Service providers urgently need to address configuration management as one of the last and unautomated frontiers of network management. Operational costs are rising, and service providers are also struggling to deploy new services in the network in a timely manner. Software-defined networking (SDN) and network functions virtualization (NFV) are promising technologies that may provide solutions in the future, but service providers need a means of abstracting and automating their existing physical networks and making them more "programmable" today.
NETCONF is a stable standard for writing network configurations, with outstanding features for automating sequences of configurations and driving out the costs associated with manual manipulation of devices. These features include domain specific knowledge, support for transactionality and vendor device independence.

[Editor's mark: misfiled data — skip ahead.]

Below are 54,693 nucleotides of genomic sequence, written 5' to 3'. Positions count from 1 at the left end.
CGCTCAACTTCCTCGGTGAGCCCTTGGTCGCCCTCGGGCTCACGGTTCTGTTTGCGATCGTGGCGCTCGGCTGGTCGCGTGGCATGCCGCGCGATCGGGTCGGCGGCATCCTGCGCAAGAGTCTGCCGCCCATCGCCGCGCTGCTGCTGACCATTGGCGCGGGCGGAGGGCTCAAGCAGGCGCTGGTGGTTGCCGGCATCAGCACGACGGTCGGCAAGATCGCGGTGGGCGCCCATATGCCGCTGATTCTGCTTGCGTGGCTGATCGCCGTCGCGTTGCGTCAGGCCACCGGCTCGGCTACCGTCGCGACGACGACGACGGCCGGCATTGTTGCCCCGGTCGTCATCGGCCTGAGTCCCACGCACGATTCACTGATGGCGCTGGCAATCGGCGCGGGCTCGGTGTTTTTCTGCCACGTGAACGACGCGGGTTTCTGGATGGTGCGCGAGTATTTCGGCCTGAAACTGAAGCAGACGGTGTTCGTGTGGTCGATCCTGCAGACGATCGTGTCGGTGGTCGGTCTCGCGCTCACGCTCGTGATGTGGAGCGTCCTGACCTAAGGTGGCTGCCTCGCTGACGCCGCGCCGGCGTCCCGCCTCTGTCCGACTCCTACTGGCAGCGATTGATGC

NETCONF's associated data modeling language, YANG, provides vendors with a formal and precise way of modeling physical and/or virtual device functionality and provides service providers with a means of formally expressing their services, which can be directly mapped onto devices without the need for human intervention.
This enables a programmatic approach to configuring all the devices associated with a service, which can considerably shorten the time to provision.
Together, NETCONF and YANG provide a superior solution to other approaches that attempt to read and write configuration data using existing protocols, such as SNMP or REST APIs.